Guide to Building Codes for Stairs & Railings

Here we illustrate and summarize typical building code requirements for stairs, railings, landings, and guardrails. We also include references to key building codes that provide more detailed specifications for stair, landing, and railing safety.

Because more people are injured by trips and falls than other hazards, experts have looked closely at the specifications for stairs, steps, and rails to reduce the falling hazards.

This article has been adapted from specific stair and railing specifications that are similar among codes and countries (but not identical). -- IBC, IRC, BOCA, Kingston NY Stair Code, New York State Residential Building Code for Stairs (included here), Florida, Pennsylvania, New Jersey, & other sources.

In-depth stair design articles listed at the "More Reading" links at the bottom of this article provide detailed descriptions of each stair feature, building codes, photographs and sketches of defects and requirements. Text comparing key provisions of several building code sections on stairs and rails is given at the end of this document. We provide sketches and photographs of stair, railing, landing, and construction details and hazards

 

 

 

 

 

 

 

 

 

 

 

 

 

 

 

 

 

 

 

 

 

 

 

 

 

 

 

 

 

 

Sketch courtesy Carson Dunlop Associates.

 

Balusters for Guards & Railings

Stairway handrail & stair balusters & guard details are in this sketch.

A summary is below.

Balusters (vertical posts comprising the barrier in guards and railings)

  • Baluster opening between vertical members (maximum sphere passage <= 4 3/8")

  • Baluster opening in triangular area below guard bottom rail and stair tread (maximum sphere passage <= 6")

Hand-railing heights are given:

  • U.S. handrails for stairs with one side against a wall: 30-38"

  • U.S. handrails at open stairs: 34-38" above the stairs

  • Canadian stair handrails: 32-36" above the stairs

  • Wall clearance: Handrails along a wall must have at least 1.5" of clearance between the inside surface of the rail and the wall surface.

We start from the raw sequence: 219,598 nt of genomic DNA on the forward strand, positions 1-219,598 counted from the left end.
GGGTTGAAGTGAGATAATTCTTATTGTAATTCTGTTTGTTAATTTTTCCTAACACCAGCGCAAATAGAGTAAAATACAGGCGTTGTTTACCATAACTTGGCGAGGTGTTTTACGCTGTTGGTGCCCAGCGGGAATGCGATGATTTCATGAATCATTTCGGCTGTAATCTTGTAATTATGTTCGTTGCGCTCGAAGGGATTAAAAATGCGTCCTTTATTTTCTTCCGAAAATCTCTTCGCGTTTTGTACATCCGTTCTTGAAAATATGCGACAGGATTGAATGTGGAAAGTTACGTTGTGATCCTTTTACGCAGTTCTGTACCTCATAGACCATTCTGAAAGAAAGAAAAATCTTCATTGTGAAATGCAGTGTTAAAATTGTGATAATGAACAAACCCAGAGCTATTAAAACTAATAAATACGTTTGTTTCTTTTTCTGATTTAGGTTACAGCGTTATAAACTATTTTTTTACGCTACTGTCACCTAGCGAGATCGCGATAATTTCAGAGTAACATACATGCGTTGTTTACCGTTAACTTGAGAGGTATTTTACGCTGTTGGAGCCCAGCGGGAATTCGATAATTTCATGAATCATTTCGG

• Railings should not project into the required width of the stairway by more than 4.5" at or below the handrail height above the stairs.

Sketch courtesy Carson Dunlop Associates.

Stairway Height, Width, Headroom Code Specifications & Requirements

Stairway headroom (=> 6'8" over tread or landing) Stairways shall have a minimum headroom clearance of 80 inches (2032 mm) measured vertically from a line connecting the edge of the nosings.

Such headroom shall be continuous above the stairway to the point where the line intersects the landing below, one tread depth beyond the bottom riser. 

The minimum clearance shall be maintained the full width of the stairway and landing. - NYS

Headroom is allowed to be reduced to 78" over spiral stairs in some codes such as New York State.

Sketch showing stairwell width and landing details is provided courtesy Carson Dunlop Associates.

Stairwell width and stair landing platform requirements are summarized by this sketch.

The minimum recommended stair width is between 34" and 36" ACROSS.

The minimum recommended stair landing length is 36" (or a length and width sufficiently greater than the swing of the door if a wider door is present.

Notice that a stair top landing is not required if the door at the top of the stair opens away from the stairwell.

In these sketches required handrails have been omitted for clarity.

1009.1 Stairway width. The width of stairways shall be determined as specified in Section 1005.1, but such width shall not be less than 44 inches (1118 mm). See Section 1007.3 for accessible means of egress stairways.

Maximum Permitted Height for Stairways - between floors or landings

1009.6 Vertical rise. A flight of stairs shall not have a vertical rise greater than 12 feet (3658 mm) between floor levels or landings.

This means that if the floor to floor height traversed by a stairway is more than 12 feet of vertical distance, one or more landings is required.